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A trendy street in Seoul, South Korea Alamy Stock Photo
just a number

Koreans get younger as government drops traditional age system

From today, South Korea will use the international system that calculates age according to a person’s actual date of birth.

LEE JUNG-HEE was set to turn 60 next year but South Korea has now dropped its traditional age counting system, so the Seoul-based housewife just got a year younger – and she’s thrilled.

South Korea is the last East Asian country to officially still use a method of calculating age that determines babies are aged one at birth, counting their months in the womb as their first year of life.

Under that system everyone gets a year older with the turn of the year rather than on their actual birthday, meaning a baby born on 31 December would be considered two years old on 1 January in Korean age.

From today, South Korea will use the international system that calculates age according to a person’s actual date of birth, meaning everyone will officially become a year or two younger.

“It feels good,” Lee, a Seoul-based housewife, told AFP.

“For people like me, who were supposed to turn 60 next year, it makes you feel like you’re still young,” she laughed.

China, Japan, and North Korea dropped the system decades ago but it has endured in the South, even as the land that gave the world K-pop and kimchi played a larger role on the international stage.

“It’s confusing when a foreigner asks me how old I am as I know they mean international age, so I have to do some calculations,” office worker Hong Suk-min said.

Hong added, after a thoughtful pause, that he was 45 in international age and 47 under the Korean system.

The official change will have limited practical impact: many legal and administrative functions, including the age listed on a passport, the age at which one can be prosecuted as a juvenile, retirement benefits, or healthcare services, already uses date-of-birth rather than Korean age.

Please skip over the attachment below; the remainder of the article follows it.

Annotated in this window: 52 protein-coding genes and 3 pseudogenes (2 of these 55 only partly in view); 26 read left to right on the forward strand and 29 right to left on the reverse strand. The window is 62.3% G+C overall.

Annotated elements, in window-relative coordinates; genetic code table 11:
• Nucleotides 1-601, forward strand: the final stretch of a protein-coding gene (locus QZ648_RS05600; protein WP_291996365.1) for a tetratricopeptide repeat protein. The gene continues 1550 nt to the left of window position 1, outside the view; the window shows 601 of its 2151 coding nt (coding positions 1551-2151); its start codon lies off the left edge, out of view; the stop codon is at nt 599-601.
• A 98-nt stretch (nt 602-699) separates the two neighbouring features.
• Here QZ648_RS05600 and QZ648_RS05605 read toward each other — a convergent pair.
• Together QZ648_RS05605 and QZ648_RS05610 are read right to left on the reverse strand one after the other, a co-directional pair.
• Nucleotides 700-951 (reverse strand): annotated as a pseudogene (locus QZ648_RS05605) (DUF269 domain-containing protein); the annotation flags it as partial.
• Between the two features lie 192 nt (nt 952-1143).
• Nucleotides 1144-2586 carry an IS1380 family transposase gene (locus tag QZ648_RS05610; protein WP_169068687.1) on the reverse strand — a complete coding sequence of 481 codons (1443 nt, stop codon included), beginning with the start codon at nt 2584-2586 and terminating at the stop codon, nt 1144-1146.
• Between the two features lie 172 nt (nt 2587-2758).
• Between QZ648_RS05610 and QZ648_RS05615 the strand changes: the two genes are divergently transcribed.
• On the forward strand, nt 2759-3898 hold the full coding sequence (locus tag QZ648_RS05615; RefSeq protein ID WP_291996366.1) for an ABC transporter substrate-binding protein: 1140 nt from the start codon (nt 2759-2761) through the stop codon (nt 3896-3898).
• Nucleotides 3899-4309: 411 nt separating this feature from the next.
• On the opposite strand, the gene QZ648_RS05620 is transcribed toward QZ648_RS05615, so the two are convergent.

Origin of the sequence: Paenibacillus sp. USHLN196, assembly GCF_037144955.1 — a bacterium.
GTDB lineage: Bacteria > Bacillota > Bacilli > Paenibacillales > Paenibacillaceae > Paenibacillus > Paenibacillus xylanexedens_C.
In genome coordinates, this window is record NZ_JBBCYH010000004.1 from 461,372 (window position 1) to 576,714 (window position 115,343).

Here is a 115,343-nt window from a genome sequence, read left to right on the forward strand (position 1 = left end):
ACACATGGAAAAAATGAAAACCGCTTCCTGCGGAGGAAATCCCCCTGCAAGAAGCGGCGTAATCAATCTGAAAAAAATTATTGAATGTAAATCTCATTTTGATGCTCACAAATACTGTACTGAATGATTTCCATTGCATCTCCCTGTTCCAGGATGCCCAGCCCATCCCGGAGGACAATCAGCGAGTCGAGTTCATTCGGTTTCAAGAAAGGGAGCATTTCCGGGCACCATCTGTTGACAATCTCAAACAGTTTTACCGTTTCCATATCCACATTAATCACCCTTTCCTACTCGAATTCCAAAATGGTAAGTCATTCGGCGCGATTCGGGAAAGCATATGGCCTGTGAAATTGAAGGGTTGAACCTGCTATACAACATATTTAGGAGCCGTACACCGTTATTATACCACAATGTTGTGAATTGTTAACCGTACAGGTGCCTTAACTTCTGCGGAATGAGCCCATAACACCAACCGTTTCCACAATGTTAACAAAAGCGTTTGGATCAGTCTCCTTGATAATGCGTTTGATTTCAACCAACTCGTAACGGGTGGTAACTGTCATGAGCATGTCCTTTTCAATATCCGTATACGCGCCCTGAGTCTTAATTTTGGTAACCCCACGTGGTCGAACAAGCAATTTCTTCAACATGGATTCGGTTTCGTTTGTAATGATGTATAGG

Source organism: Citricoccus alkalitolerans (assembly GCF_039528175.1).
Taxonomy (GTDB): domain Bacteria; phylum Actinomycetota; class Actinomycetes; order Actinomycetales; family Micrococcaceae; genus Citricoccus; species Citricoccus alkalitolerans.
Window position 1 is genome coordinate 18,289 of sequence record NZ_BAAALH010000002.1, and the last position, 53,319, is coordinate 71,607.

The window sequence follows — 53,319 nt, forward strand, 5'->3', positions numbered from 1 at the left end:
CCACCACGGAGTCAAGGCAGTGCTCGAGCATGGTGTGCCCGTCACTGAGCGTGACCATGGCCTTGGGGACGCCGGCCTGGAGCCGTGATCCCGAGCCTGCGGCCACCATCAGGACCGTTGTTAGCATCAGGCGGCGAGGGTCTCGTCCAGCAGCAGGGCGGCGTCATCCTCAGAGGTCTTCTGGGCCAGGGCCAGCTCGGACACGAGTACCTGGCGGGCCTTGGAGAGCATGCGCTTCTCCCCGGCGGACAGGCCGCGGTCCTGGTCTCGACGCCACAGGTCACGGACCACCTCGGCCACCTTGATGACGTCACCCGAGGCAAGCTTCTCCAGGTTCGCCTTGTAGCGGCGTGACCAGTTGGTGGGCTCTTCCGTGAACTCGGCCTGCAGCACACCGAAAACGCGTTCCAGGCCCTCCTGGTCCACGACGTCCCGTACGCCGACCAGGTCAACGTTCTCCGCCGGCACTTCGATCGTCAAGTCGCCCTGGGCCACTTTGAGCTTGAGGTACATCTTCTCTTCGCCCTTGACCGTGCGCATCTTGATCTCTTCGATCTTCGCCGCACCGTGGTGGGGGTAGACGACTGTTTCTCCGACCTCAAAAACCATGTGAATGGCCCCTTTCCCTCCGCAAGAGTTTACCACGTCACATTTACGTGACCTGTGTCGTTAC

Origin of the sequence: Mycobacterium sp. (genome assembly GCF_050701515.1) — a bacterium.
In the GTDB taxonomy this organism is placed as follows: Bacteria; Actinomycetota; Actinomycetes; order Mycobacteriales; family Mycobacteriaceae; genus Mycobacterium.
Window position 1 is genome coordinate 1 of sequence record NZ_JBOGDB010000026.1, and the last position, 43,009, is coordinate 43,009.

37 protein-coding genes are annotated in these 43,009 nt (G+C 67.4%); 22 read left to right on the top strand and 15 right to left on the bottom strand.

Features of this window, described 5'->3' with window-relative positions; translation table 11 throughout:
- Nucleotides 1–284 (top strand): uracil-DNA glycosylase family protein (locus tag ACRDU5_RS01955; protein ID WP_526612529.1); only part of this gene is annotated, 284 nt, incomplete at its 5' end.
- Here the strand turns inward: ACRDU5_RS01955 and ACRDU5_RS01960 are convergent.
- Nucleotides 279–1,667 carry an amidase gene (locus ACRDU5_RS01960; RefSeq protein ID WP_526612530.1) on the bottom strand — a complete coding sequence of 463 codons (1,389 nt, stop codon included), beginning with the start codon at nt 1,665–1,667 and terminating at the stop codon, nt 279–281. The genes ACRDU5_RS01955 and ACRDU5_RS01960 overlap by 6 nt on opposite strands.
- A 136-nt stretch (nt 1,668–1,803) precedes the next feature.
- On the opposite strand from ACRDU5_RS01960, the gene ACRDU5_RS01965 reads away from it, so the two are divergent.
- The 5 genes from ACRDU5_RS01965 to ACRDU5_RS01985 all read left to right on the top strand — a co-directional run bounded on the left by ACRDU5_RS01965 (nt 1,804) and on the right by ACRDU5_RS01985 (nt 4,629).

The government hopes the change will ease confusion and cites, for example, the issue of older Koreans who may believe they are eligible for pensions and free travel benefits several years before they legally are.

Complex calculation

“There is a difference between the age Koreans use in their daily lives and their legal age and because of that, various legal disputes may arise,” Seoul’s minister of government gegislation Lee Wan-kyu told AFP.

Lee, who is overseeing the official age change, opened a media briefing on Monday by attempting to teach the assembled Korean journalists how to determine how old they are.

“Subtract your birth year from the current year. If your birthday has passed, that’s how old you are, and if your birthday has not passed, subtract one to get your age,” he said.

Some key areas, including the school year, eligibility for compulsory military service, and the legal drinking age, are determined by another separate age system – known as “year age” – and this system will remain in place for now, Lee said.

This means that, for example, everyone born in 2004 – whether January or December – is eligible to begin the military enlistment process from 1 January, 2023, because they are all legally considered to have met the minimum required age of 19.

The government might consider revising the use of “year age” for such areas depending on how the current changes go, Lee said.

‘Age matters’

The idea behind “year age” is to ease South Korea’s linguistic-linked hierarchies by ensuring that everyone in one school year is considered the same age and so can speak to each other without using honorifics.

“Age really matters” in South Korean culture, anthropologist Mo Hyun-joo told AFP, because it affects one’s relative social status and dictates which titles and honorifics one must use for others.

“It’s hard to communicate with people without knowing their age,” she said.

People typically use terms such as “unni” and “oppa” – meaning older sister and older brother respectively – rather than names in conversation, she said.

South Korea’s “hierarchical age-based culture (might) become neutralised a little” over time, Mo said, because people become more used to using international age in school settings, for example.

For now most South Koreans, such as schoolboy Yoon Jae-ha from the southern port town of Busan, can simply enjoy feeling younger as the new legislation comes into effect.

“My age has shrunk,” he said.

“I like being younger because then my mum will take care of me longer.”

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